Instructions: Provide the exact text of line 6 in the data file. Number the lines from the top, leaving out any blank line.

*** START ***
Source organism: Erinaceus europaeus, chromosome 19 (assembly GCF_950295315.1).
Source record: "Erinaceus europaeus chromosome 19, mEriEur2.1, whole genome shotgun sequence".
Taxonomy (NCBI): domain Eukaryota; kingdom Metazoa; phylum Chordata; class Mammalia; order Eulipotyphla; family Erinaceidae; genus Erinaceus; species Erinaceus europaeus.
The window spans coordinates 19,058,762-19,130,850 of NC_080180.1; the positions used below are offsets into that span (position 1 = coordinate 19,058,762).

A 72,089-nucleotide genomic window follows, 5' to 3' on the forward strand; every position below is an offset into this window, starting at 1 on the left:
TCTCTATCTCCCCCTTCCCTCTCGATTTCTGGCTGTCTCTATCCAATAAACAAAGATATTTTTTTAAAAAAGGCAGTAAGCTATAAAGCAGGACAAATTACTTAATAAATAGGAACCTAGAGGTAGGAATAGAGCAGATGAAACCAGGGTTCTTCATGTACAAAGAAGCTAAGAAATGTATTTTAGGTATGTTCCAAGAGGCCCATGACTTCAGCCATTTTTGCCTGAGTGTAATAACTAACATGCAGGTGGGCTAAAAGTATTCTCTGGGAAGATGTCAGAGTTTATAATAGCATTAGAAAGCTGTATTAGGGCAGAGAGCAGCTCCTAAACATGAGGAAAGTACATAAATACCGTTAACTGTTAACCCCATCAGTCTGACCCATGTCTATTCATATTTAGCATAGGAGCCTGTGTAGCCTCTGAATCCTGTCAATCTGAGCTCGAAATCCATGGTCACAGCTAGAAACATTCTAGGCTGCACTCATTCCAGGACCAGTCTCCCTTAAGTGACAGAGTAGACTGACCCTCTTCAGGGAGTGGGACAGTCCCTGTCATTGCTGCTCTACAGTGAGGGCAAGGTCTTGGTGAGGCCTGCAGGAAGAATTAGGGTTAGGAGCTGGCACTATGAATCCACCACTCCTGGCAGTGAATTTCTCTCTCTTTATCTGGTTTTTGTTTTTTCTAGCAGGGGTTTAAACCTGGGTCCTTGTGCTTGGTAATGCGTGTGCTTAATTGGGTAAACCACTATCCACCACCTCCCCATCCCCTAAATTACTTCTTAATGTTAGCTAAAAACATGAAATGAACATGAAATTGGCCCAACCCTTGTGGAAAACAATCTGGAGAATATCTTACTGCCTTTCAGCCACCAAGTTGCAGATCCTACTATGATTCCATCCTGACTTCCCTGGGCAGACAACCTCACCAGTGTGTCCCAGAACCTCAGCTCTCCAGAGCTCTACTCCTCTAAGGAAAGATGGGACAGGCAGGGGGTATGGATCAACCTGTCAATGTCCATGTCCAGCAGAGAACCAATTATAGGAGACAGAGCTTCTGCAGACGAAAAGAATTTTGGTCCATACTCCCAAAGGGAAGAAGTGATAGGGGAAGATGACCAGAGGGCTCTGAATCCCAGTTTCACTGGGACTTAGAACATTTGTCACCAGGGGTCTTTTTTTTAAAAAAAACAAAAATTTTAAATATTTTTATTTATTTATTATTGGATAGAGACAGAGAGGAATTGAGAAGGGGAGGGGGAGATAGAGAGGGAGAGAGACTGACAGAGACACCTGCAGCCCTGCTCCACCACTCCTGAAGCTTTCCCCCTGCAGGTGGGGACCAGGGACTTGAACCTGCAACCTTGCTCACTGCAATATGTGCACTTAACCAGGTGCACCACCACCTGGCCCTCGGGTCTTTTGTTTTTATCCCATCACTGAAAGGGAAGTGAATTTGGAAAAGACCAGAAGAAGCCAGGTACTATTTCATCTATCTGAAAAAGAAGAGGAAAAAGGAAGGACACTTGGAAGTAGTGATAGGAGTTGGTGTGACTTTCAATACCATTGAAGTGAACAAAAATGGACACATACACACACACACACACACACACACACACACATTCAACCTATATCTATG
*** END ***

TCTCTATCTCCCCCTTCCCTCTCGATTTCTGGCTGTCTCTATCCAATAAACAAAGATATTTTTTTAAAAAAGGCAGTAAGCTATAAAGCAGGACAAATTACTTAATAAATAGGAACCTAGAGGTAGGAATAGAGCAGATGAAACCAGGGTTCTTCATGTACAAAGAAGCTAAGAAATGTATTTTAGGTATGTTCCAAGAGGCCCATGACTTCAGCCATTTTTGCCTGAGTGTAATAACTAACATGCAGGTGGGCTAAAAGTATTCTCTGGGAAGATGTCAGAGTTTATAATAGCATTAGAAAGCTGTATTAGGGCAGAGAGCAGCTCCTAAACATGAGGAAAGTACATAAATACCGTTAACTGTTAACCCCATCAGTCTGACCCATGTCTATTCATATTTAGCATAGGAGCCTGTGTAGCCTCTGAATCCTGTCAATCTGAGCTCGAAATCCATGGTCACAGCTAGAAACATTCTAGGCTGCACTCATTCCAGGACCAGTCTCCCTTAAGTGACAGAGTAGACTGACCCTCTTCAGGGAGTGGGACAGTCCCTGTCATTGCTGCTCTACAGTGAGGGCAAGGTCTTGGTGAGGCCTGCAGGAAGAATTAGGGTTAGGAGCTGGCACTATGAATCCACCACTCCTGGCAGTGAATTTCTCTCTCTTTATCTGGTTTTTGTTTTTTCTAGCAGGGGTTTAAACCTGGGTCCTTGTGCTTGGTAATGCGTGTGCTTAATTGGGTAAACCACTATCCACCACCTCCCCATCCCCTAAATTACTTCTTAATGTTAGCTAAAAACATGAAATGAACATGAAATTGGCCCAACCCTTGTGGAAAACAATCTGGAGAATATCTTACTGCCTTTCAGCCACCAAGTTGCAGATCCTACTATGATTCCATCCTGACTTCCCTGGGCAGACAACCTCACCAGTGTGTCCCAGAACCTCAGCTCTCCAGAGCTCTACTCCTCTAAGGAAAGATGGGACAGGCAGGGGGTATGGATCAACCTGTCAATGTCCATGTCCAGCAGAGAACCAATTATAGGAGACAGAGCTTCTGCAGACGAAAAGAATTTTGGTCCATACTCCCAAAGGGAAGAAGTGATAGGGGAAGATGACCAGAGGGCTCTGAATCCCAGTTTCACTGGGACTTAGAACATTTGTCACCAGGGGTCTTTTTTTTAAAAAAAACAAAAATTTTAAATATTTTTATTTATTTATTATTGGATAGAGACAGAGAGGAATTGAGAAGGGGAGGGGGAGATAGAGAGGGAGAGAGACTGACAGAGACACCTGCAGCCCTGCTCCACCACTCCTGAAGCTTTCCCCCTGCAGGTGGGGACCAGGGACTTGAACCTGCAACCTTGCTCACTGCAATATGTGCACTTAACCAGGTGCACCACCACCTGGCCCTCGGGTCTTTTGTTTTTATCCCATCACTGAAAGGGAAGTGAATTTGGAAAAGACCAGAAGAAGCCAGGTACTATTTCATCTATCTGAAAAAGAAGAGGAAAAAGGAAGGACACTTGGAAGTAGTGATAGGAGTTGGTGTGACTTTCAATACCATTGAAGTGAACAAAAATGGACACATACACACACACACACACACACACACACACACATTCAACCTATATCTATG